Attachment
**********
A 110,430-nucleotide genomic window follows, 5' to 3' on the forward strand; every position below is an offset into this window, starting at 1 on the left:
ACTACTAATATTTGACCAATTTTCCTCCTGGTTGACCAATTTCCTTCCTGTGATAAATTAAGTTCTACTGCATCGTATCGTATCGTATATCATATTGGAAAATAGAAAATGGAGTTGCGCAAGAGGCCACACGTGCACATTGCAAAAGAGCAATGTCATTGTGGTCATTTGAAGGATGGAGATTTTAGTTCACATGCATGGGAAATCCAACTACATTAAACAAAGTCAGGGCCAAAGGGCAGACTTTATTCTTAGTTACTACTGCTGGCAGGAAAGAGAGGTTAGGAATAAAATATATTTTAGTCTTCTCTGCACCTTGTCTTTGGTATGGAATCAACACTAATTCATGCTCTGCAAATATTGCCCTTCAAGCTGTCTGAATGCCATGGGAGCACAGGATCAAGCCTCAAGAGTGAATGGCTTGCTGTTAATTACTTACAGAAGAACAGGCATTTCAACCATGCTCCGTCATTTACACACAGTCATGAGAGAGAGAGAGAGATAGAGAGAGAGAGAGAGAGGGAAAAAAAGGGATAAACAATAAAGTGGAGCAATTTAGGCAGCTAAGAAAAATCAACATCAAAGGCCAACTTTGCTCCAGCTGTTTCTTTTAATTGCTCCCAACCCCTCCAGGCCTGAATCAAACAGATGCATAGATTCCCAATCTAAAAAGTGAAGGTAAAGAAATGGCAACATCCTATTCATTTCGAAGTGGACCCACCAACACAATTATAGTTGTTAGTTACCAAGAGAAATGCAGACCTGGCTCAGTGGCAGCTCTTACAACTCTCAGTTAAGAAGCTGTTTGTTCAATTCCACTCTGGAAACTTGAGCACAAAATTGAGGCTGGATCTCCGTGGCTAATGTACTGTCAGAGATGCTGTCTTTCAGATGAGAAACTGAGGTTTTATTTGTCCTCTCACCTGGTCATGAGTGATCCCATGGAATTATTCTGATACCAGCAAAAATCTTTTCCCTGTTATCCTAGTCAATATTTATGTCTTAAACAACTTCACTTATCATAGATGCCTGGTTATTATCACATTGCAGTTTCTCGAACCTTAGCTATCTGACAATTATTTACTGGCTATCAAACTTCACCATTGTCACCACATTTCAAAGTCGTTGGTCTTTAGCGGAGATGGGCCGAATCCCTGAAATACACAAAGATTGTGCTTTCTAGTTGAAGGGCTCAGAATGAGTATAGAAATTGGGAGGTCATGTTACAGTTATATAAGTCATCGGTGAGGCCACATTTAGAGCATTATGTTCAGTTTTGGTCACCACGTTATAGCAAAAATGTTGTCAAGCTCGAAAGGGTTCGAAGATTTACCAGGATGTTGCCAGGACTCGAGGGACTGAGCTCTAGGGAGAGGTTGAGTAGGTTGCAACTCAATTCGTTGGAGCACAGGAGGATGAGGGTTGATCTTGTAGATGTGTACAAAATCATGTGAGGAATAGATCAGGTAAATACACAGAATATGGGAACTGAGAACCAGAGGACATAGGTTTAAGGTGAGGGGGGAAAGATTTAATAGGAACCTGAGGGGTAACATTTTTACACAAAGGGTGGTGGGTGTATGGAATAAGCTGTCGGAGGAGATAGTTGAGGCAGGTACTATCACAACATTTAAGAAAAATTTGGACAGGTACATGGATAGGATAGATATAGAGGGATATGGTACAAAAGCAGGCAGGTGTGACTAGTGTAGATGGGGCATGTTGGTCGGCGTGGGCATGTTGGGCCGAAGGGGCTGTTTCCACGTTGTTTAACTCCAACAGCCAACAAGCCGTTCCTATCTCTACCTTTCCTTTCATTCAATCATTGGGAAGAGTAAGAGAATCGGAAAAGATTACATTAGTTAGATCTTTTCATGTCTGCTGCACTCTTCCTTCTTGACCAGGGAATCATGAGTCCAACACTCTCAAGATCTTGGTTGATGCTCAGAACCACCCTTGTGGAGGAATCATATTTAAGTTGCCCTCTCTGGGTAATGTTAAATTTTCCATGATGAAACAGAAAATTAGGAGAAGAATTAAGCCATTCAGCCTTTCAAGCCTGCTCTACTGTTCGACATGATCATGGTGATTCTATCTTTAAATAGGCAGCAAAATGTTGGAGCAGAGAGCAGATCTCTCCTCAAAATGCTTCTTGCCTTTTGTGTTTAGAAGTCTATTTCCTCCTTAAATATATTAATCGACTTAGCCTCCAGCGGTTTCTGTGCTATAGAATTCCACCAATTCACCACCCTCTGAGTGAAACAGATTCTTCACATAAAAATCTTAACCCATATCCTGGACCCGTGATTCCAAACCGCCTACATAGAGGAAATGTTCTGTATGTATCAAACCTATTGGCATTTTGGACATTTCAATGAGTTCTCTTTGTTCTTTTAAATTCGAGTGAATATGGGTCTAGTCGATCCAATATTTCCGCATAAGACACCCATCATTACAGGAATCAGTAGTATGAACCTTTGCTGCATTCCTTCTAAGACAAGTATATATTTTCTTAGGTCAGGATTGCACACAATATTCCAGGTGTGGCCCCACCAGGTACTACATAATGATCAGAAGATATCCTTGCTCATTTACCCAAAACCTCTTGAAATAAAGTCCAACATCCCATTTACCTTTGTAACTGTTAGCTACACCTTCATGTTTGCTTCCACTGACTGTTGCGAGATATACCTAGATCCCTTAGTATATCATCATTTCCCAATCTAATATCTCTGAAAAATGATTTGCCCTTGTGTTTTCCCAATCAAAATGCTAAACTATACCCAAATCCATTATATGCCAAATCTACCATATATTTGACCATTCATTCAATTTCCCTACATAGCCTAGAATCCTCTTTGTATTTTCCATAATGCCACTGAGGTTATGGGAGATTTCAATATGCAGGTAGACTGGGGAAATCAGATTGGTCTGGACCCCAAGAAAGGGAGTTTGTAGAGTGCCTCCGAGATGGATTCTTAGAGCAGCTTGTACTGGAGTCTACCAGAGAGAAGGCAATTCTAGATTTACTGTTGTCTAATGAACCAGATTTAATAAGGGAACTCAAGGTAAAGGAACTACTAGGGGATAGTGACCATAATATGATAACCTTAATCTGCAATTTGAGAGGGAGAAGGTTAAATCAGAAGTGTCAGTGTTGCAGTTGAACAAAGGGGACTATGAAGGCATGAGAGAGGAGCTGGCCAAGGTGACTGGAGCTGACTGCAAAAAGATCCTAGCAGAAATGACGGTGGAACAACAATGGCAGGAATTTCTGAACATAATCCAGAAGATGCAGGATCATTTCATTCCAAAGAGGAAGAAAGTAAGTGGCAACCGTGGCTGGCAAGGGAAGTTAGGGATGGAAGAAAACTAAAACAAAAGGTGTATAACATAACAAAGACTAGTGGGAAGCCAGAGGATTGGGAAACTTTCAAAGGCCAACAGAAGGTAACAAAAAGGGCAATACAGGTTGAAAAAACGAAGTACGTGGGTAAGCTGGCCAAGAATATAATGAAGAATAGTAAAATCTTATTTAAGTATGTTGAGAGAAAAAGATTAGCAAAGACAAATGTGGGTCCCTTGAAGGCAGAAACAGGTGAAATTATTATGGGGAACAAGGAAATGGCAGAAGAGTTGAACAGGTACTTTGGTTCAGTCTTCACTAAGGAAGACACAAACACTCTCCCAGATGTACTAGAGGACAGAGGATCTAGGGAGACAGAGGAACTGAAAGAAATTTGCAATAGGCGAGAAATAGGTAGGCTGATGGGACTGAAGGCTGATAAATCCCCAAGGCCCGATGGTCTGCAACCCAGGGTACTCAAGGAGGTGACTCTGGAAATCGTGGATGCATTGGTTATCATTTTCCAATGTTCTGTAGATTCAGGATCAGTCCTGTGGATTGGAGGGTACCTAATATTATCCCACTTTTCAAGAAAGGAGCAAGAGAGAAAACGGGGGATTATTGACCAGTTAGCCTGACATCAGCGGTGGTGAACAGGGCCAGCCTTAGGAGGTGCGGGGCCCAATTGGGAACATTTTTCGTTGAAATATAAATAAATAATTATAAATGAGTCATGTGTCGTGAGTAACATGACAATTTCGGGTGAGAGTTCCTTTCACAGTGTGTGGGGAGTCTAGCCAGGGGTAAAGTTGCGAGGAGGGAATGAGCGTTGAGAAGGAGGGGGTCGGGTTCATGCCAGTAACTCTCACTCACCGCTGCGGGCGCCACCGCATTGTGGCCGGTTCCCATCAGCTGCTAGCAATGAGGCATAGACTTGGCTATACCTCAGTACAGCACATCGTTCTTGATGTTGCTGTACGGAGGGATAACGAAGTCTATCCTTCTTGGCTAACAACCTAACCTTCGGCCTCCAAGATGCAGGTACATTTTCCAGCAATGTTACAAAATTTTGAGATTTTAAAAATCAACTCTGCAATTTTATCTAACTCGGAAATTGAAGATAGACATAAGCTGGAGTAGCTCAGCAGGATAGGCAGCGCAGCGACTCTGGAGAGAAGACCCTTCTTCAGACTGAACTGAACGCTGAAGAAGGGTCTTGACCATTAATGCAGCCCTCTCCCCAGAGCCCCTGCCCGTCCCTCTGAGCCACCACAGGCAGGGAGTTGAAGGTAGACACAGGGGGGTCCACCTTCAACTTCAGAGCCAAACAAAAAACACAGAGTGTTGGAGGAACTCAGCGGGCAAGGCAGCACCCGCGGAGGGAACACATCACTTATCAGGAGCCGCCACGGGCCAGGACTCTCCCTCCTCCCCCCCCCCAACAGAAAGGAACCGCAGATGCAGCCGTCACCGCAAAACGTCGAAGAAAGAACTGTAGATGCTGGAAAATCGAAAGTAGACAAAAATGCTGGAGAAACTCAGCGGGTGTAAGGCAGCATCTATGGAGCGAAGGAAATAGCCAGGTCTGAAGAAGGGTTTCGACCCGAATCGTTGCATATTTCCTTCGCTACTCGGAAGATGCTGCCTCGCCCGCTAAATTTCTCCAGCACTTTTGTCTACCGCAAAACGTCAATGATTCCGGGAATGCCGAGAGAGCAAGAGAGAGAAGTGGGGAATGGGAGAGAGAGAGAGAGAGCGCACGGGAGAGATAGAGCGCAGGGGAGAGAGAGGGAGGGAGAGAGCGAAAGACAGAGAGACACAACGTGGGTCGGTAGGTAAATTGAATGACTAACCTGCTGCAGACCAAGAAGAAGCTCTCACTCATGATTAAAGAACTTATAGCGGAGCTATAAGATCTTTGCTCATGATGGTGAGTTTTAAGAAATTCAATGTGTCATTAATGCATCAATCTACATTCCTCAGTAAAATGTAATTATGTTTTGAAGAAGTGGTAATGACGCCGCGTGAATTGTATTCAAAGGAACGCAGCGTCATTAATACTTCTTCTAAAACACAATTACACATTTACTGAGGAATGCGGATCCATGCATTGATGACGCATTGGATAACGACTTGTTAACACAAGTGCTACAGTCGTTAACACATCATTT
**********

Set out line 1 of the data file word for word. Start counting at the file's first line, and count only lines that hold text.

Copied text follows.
A 110,430-nucleotide genomic window follows, 5' to 3' on the forward strand; every position below is an offset into this window, starting at 1 on the left: